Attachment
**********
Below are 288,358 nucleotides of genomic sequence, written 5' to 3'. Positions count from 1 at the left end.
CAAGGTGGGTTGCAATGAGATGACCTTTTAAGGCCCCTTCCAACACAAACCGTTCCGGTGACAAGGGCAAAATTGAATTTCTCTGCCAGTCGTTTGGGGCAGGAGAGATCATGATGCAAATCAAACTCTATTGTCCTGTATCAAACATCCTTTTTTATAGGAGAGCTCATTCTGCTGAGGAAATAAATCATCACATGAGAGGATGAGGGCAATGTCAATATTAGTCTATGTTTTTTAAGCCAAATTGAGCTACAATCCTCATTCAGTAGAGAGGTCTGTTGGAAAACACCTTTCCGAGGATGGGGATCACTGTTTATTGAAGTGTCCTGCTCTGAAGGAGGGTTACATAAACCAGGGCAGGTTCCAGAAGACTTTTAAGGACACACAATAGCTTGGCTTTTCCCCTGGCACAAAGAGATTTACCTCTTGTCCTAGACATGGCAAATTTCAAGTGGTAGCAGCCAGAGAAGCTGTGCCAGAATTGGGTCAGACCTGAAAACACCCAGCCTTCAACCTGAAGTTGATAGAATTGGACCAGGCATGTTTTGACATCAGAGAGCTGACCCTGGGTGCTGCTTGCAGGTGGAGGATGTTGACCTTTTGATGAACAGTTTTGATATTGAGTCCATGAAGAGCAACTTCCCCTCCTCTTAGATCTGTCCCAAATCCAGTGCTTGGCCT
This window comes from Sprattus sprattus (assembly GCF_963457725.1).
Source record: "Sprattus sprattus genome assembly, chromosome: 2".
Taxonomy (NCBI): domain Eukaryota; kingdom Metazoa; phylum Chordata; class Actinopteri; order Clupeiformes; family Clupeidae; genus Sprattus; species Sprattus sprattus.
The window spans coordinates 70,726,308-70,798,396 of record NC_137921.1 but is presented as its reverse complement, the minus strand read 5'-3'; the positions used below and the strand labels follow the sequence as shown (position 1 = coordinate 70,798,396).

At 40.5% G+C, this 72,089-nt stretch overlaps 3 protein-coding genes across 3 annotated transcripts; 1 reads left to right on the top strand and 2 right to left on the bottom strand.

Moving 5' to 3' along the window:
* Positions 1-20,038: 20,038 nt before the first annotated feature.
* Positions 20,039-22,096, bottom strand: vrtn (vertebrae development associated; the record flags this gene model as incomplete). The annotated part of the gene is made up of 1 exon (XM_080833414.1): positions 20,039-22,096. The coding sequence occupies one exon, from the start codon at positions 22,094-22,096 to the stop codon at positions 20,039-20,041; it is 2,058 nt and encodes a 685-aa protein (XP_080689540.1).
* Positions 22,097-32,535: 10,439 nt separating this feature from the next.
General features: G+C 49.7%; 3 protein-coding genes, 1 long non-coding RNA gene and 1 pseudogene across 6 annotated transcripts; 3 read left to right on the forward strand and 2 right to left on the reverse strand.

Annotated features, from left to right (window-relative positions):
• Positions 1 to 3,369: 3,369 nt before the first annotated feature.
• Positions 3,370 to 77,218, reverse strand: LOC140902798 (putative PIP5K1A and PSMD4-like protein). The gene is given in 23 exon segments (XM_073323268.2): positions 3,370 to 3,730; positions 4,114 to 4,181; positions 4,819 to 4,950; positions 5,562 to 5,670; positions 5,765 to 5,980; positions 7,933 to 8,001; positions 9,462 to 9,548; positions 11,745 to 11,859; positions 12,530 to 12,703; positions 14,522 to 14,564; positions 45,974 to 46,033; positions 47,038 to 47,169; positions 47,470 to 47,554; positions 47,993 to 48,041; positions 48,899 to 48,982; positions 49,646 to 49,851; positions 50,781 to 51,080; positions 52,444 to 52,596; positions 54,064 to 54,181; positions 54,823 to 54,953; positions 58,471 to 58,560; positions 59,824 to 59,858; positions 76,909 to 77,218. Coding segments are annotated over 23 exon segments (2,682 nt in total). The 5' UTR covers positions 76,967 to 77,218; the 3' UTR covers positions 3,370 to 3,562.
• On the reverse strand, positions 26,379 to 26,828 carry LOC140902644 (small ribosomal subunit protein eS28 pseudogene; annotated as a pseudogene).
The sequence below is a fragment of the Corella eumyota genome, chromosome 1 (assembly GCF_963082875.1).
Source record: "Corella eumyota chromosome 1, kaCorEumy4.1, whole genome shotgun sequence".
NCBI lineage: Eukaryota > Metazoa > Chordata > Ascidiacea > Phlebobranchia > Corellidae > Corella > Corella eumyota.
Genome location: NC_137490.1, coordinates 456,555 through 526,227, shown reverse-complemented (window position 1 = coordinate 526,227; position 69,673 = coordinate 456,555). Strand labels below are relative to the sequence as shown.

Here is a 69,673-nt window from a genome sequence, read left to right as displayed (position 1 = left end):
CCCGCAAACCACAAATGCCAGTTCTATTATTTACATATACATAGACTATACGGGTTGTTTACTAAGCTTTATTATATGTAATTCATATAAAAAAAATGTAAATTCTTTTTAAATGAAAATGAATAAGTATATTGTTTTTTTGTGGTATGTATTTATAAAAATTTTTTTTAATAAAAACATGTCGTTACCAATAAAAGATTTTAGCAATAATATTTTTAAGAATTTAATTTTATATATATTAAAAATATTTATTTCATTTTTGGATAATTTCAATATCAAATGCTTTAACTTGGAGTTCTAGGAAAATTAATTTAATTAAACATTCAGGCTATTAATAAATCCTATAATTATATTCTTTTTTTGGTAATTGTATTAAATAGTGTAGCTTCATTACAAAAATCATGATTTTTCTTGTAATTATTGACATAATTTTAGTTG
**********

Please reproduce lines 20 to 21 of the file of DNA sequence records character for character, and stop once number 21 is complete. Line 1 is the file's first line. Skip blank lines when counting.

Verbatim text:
Genome location: NC_137490.1, coordinates 456,555 through 526,227, shown reverse-complemented (window position 1 = coordinate 526,227; position 69,673 = coordinate 456,555). Strand labels below are relative to the sequence as shown.

Here is a 69,673-nt window from a genome sequence, read left to right as displayed (position 1 = left end):